Paratransit service is an essential component of our transit network in Orange County, as it is throughout the nation. This service provides independence to those who need it most, and because the demand for this lifeline service continues to grow, it has far outpaced the available funding.
A decade ago, Orange County Transportation Authority’s (OCTA) paratransit ACCESS Service was growing at a rate twice that of the fixed-route service. Managing that increased demand and the spiraling cost of added usage has been a necessity to ensure the long-term financial sustainability of our entire transit system.
However, managing that growth did not come at a cost to customer satisfaction. Through strategic planning, program structuring and implementation, OCTA has successfully kept paratransit services at a manageable level, while maintaining high customer satisfaction.
A recent customer satisfaction survey of OCTA’s paratransit service, known as ACCESS, showed 88% of those who use ACCESS are satisfied with the service, with the majority of users highly satisfied.
Customers also show increased satisfaction in travel time, on-time performance, bus driver courtesy, cleanliness of the bus, safety on the bus, the reservation process and the cost of riding ACCESS.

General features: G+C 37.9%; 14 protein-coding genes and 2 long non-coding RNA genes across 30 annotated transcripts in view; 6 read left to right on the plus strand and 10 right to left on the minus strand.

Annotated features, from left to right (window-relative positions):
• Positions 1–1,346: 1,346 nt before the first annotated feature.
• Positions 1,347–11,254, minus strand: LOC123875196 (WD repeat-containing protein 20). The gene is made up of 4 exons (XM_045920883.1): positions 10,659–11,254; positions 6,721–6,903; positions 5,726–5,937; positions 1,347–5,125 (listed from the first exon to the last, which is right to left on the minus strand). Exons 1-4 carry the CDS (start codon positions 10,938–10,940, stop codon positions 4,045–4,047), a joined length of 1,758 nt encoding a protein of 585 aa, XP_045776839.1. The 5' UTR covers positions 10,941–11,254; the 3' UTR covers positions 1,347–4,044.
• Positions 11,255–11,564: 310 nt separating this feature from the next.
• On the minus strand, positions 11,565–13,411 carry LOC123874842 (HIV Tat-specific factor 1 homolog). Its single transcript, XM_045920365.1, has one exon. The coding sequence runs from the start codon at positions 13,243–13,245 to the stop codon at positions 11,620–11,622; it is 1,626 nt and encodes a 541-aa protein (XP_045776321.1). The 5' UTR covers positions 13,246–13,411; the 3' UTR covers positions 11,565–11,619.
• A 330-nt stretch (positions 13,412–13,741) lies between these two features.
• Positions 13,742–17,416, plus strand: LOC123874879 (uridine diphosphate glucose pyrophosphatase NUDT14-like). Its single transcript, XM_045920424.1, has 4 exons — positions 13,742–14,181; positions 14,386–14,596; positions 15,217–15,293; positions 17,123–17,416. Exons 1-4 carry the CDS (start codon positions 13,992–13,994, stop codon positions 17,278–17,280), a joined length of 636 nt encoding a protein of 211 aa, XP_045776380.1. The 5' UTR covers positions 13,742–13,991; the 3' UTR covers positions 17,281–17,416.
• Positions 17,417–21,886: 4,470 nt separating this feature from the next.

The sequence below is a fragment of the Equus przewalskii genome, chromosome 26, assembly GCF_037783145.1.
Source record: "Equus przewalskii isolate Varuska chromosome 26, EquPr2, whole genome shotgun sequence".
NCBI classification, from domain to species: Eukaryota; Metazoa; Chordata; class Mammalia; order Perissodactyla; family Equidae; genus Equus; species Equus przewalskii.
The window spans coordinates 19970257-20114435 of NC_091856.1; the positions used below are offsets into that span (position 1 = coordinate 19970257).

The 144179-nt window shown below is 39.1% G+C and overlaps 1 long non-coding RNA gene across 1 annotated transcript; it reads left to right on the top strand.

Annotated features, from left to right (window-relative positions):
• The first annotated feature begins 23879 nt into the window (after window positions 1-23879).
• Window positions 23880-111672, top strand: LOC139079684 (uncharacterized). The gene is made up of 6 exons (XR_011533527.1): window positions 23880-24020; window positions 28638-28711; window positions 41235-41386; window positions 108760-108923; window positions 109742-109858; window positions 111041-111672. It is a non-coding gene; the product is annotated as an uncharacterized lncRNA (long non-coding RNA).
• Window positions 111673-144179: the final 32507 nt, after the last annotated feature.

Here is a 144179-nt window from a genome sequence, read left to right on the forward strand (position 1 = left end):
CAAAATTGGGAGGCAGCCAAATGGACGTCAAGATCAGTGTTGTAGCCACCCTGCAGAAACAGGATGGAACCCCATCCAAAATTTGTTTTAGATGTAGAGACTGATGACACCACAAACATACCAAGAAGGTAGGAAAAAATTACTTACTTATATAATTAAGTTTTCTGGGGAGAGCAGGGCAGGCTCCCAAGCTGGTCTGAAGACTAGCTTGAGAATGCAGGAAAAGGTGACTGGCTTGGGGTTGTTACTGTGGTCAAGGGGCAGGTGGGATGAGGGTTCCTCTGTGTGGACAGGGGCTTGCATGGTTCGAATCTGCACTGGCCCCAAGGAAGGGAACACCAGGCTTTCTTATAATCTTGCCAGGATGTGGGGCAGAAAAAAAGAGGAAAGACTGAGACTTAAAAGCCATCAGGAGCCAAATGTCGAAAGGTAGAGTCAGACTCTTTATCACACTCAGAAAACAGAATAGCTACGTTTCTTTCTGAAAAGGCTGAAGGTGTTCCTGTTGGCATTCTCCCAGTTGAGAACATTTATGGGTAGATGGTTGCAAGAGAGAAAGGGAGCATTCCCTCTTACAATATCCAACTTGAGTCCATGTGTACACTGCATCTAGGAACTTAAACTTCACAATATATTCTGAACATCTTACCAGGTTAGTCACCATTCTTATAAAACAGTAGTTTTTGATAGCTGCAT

This survey comes on the heels of six years of implementing changes to manage the growth of ACCESS, both on the operations side and through community partnerships.
We have been able to improve the efficiency of ACCESS by expanding taxi service during lower productivity hours and using same-day taxi programs as an alternative for paratransit customers.
These changes save OCTA more than $1 million a year. Customers show increased satisfaction in the use of taxi services as well, with 83% satisfied — an increase of 13% from 2008.
Collaborating with local agencies and organizations also has been a key element to reducing the demand on ACCESS. OCTA has provided more than $18 million to various organizations who provide trip services for their ACCESS eligible clients. To date, these grants have provided nearly two million trips, saving OCTA more than $63 million.
Together, these strategies have produced significant cost savings while maintaining the quality of service and transportation options our customers expect and deserve.
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One might think with the hustle and bustle of the holiday season and passengers carrying more packages than usual on buses, trains and trolleys, transit organizations’ lost and found departments could be busier than usual. For large authorities like the Southeastern Pennsylvania Transportation Authority, the lost and found bins are often full throughout the year, not just during the Christmas season.
A man climbs into the cab of a tractor trailer, hauling himself into the massive driver’s seat and shutting the door behind him as if settling into a captain’s chair.
The steering wheel is massive, evoking the wheel of a mighty sailing ship even at it protruds from a dashboard covered in electronic controls and sleek digital displays. The driver engages the engine and, with a few button presses, the truck rumbles to life.
Watching the scenery pass by out the driver’s side window
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